Exercise care to prevent a tragedy on the field

Posted July 27, 2011, at 5:25 p.m.
Last modified July 28, 2011, at 10:28 a.m.

Perhaps I shouldn’t have read the new book “Preventing Sudden Death in Sport and Physical Activity” on vacation, when I tend to get more exercise than usual. As a middle-aged runner, my fleeting fears of unexpected demise usually begin and end with heart attacks and heatstroke.

But wow, are there a lot of ways to die working out. The book has three chapters on sudden cardiac death – one for young athletes, one for older athletes and one on commotio cordis, death from an otherwise innocuous blow to the sternum. There are chapters on exertional heatstroke, brain injuries, asthma, cervical spine injury and even lightning.

All morbid humor aside, this text – aimed mostly at athletic trainers, first responders and other officials – highlights the deficiencies in our systems for keeping athletes safe during practices and competition, and offers extensive instruction on how to improve conditions.

For example, only about half of all high schools have athletic trainers on staff, usually because of budgetary constraints, according to Douglas Casa, who edited the book, though many schools somehow find the money to pay several football coaches.

As high school football players head back to the fields this August, “that should scare . . . any parent in America,” Casa said.

Only one state, New Jersey, is meeting the guidelines set by Casa’s organization, the Korey Stringer Institute, for acclimating high school athletes after a summer off.

At the college level, the NCAA only recently began testing for “exertional sickling,” an inherited condition that affects red blood cells and was the leading cause of death among Division I college football players over the past decade. The condition can be linked to exertional rhabdomyolysis, a dangerous breakdown of skeletal muscle tissue found in 13 University of Iowa football players who were hospitalized in January after a strenuous offseason workout.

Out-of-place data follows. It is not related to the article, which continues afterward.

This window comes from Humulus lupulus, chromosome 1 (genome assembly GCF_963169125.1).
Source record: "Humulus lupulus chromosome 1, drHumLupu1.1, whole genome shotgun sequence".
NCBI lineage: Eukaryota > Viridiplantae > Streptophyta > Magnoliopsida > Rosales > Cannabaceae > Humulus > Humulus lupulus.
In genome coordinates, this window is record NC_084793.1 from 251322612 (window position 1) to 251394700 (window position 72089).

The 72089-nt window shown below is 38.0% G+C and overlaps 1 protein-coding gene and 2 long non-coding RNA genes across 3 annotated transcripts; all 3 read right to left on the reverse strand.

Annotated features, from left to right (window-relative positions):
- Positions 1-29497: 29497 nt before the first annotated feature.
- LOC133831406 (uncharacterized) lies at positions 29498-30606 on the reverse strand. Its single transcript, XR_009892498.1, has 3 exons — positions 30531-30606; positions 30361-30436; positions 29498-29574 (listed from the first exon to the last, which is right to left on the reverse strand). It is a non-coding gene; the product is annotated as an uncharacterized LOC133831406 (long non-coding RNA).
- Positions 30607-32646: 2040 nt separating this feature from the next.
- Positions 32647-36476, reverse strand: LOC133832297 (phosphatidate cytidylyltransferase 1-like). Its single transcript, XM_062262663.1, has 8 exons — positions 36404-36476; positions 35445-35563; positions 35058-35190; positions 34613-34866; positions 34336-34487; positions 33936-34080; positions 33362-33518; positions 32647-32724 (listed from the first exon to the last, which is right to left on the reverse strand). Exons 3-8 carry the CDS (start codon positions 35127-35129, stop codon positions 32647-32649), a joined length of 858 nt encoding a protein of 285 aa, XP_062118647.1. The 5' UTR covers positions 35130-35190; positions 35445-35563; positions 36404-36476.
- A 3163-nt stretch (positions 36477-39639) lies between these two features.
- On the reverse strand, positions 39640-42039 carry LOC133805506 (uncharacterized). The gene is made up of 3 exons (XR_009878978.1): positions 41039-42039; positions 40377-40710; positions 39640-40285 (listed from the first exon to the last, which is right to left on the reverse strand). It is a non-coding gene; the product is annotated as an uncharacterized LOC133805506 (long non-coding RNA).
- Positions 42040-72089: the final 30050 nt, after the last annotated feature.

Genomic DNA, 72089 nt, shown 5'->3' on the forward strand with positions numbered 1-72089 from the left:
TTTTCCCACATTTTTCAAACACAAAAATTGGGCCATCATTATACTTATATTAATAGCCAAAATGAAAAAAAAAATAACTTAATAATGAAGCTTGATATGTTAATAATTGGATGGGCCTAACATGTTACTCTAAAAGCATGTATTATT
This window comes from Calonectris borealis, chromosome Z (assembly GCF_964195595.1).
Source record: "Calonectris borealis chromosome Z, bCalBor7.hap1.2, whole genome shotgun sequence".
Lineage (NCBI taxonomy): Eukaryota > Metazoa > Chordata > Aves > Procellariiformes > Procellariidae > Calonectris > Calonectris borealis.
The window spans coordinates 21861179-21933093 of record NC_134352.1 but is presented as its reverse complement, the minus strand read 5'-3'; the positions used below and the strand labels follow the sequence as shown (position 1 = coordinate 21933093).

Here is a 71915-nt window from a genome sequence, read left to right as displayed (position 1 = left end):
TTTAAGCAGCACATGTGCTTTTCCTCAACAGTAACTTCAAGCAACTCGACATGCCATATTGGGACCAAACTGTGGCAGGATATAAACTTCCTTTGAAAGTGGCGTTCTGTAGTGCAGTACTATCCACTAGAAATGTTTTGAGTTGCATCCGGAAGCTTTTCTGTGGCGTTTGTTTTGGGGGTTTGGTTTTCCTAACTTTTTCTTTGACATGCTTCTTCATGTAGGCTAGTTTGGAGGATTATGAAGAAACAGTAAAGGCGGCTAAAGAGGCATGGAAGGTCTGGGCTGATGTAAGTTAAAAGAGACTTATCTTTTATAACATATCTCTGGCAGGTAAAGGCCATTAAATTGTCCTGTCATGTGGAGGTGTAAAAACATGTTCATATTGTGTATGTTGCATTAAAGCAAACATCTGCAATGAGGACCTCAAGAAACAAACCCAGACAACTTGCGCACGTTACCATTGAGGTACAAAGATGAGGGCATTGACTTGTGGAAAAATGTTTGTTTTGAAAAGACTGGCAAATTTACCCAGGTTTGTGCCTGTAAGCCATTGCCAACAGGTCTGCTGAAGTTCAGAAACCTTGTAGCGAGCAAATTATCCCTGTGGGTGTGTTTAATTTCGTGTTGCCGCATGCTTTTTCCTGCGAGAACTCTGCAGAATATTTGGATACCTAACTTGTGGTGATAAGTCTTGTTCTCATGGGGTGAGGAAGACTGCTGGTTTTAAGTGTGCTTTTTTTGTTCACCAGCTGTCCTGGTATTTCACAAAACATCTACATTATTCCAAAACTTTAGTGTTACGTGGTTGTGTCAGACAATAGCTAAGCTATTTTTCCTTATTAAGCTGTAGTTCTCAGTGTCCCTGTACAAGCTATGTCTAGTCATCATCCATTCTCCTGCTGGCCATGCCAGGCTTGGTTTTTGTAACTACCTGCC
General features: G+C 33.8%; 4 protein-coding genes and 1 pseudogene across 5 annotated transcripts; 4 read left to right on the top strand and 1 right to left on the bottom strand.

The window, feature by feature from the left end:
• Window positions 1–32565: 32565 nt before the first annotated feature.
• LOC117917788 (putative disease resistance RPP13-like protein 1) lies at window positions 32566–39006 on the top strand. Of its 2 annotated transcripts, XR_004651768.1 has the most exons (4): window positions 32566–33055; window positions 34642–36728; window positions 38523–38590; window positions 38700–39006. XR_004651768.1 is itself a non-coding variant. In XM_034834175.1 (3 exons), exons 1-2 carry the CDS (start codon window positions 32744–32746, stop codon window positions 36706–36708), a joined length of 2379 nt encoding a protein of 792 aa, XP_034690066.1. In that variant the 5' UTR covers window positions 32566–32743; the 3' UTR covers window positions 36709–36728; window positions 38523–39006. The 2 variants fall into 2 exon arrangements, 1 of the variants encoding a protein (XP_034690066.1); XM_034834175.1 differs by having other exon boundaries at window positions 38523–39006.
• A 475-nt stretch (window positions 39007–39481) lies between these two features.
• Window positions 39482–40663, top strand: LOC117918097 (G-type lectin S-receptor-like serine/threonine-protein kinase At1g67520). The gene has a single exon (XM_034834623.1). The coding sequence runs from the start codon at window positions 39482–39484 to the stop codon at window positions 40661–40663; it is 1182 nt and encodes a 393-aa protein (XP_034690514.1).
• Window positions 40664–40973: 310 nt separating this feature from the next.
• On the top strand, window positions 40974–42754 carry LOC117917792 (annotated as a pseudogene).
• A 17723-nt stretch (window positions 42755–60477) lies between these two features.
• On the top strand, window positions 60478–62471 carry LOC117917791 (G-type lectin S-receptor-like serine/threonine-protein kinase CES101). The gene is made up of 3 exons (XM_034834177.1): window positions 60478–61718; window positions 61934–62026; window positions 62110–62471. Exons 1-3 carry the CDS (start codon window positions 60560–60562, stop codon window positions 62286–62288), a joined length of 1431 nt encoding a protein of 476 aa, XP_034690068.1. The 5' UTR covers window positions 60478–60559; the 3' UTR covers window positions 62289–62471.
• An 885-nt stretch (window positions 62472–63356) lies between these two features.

Last July, I wrote about how to protect yourself from summer heat while exercising, the mission of the Stringer Institute, named for the Minnesota Vikings offensive lineman who collapsed and died of heat stroke in 2001. And a few months ago, I looked at the dangers of rushing high school athletes, especially girls, back into athletics too quickly after concussions.

But when you consider the 756 deaths from all causes among high school and college athletes between 1982 and 2009, the magnitude of the problem comes into sharper focus. The vast majority were high school athletes, many of them football players.

So many of the fatalities were preventable – if adequate preparations had been made and responders reacted appropriately in the first few minutes. That includes figuring out what went wrong, even though symptoms of various conditions appear similar.

“In nearly all circumstances,” the book notes, “it is what happens before the ambulance arrives that will dictate whether the outcome is life or death.”

At a minimum, Casa said, every school should have an athletic trainer on site during practices and games; emergency plans specific to each site (athletes on the football field may have different needs than those on the soccer field); and an automatic external defibrillator immediately available to all athletes. That means the device needs to be at the field, not a two-minute sprint away inside the school, said Casa, the Stringer Institute’s chief operating officer.

With heat illnesses accounting for such a large portion of deaths among high school athletes, no football field should be without a tub of water and bags of ice for emergency cooling this summer, Casa said.

As for people like me, who are simply trying to stay fit in the summer heat, the dangers are fewer, but the lessons essentially the same, said Pete McCall, exercise physiologist for the American Council on Exercise: Be prepared and use your head.

“It depends on what you’re going to do and when you’re going to do it,” he said.

If you’ve been working out in 85 degree temperatures and the thermometer suddenly tops 100, you won’t be acclimated and should back off, McCall said. Equally important is knowing your family history of certain diseases, especially coronary artery disease, which account for “about 80 percent of sudden deaths during physical exertion in exercising adults and in adult athletes,” according to Casa’s book. Simply being 45 and male, or 55 and female, is now considered a risk factor for heart problems, McCall said.

Casa, who nearly died of heat stroke while competing in a 1985 high school track championship, offers this broad guideline: “When something feels different, when something feels strange, when something feels out of the ordinary, back down on your intensity.”

Don’t count on someone being nearby with the expertise to respond appropriately. At least not yet.

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